26 years on, HC orders fresh probe in murder case
Twenty-six years after an activist was murdered for fighting a battle against the land mafia, the Bombay High Court has ordered a fresh probe.
Mumbai: Twenty-six years after an activist was murdered for fighting a battle against the land mafia of Vasai-Virar belt in neighbouring Thane district, the Bombay High Court has ordered a fresh probe.
The real culprits were not put on trial and instead a wrong accused was put behind the bars, the court said.
Yadav Mhatre, actively involved in the welfare of the Adivasis (tribals), was killed on June 29, 1987 allegedly at the behest of the land mafia. Police had arrested a wrong person named Dilip Tumbda who was finally acquitted by the Sessions Court in 2009 after spending 22 years in jail.
On the other hand, eight persons of a family who were named accused by the victim`s family were discharged by the court after police filed an application seeking their release on the ground that evidence against them was deficient.
The High Court observed, "Real culprits were being shielded although they are named by the prosecution. The criminal case, therefore, could not have been disposed of perfunctorily and hastily and without application of mind, when the allegations are as serious as of causing murder.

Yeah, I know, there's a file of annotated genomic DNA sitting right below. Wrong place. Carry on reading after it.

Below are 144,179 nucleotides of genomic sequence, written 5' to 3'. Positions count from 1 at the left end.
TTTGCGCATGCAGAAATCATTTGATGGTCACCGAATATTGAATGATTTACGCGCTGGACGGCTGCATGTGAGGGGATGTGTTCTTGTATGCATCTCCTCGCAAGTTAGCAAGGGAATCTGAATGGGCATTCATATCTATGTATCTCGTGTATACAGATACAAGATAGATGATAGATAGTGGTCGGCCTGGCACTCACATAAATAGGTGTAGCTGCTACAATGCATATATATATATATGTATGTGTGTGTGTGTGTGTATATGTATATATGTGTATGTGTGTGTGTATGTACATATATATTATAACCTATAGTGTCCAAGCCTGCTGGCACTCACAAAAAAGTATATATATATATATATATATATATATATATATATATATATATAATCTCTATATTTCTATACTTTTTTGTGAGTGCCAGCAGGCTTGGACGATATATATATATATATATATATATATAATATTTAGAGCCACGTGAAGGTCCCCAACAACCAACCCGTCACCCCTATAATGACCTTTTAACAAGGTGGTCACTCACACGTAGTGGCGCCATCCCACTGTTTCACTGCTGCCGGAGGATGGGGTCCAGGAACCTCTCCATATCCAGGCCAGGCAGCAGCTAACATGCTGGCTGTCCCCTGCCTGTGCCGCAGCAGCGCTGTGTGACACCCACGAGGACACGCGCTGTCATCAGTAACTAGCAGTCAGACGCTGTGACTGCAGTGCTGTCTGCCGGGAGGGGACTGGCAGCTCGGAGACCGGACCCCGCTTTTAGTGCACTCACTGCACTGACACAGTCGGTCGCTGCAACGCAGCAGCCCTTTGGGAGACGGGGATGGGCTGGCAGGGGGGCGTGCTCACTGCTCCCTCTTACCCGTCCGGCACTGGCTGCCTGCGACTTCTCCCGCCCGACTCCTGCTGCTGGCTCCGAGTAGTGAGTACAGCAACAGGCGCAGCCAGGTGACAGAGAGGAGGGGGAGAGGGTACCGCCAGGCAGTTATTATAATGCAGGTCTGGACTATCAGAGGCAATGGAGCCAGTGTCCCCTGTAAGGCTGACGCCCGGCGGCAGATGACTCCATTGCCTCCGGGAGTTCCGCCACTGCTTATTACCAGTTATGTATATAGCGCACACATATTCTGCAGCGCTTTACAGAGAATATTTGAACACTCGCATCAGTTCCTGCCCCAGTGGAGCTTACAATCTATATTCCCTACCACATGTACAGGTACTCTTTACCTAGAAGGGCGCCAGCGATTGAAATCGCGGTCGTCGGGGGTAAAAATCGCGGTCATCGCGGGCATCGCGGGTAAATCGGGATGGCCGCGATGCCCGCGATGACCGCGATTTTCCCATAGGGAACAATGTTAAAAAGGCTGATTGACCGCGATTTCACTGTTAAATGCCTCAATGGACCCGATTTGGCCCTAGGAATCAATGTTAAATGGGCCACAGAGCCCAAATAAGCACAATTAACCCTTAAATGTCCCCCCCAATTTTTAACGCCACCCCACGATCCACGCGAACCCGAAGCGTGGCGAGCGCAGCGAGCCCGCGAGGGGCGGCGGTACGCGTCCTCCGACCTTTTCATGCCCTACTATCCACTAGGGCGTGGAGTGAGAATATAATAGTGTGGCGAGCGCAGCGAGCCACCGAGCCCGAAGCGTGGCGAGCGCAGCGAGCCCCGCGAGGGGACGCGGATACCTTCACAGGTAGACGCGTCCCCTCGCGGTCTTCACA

"These are not routine and ordinary criminal cases involving petty offences. The aspect of delay, though material, is not always fatal. The administration of justice can never become a casualty. Even after delay, if real culprits are brought before the court, thereafter the Courts cannot become a silent spectator and dispose of criminal cases casually and light heartedly," Justice S Dharmadhikari said.
The judgement rendered in this court, therefore, falls short of the required standards. It has resulted in serious miscarriage of justice.
"In the Sessions Case, where the material placed before the court show that the real accused were not apprehended, arrested and put up for trial, then, the learned Judge should have been cautious and careful in evaluating the material," Justice Dharmadhikari remarked.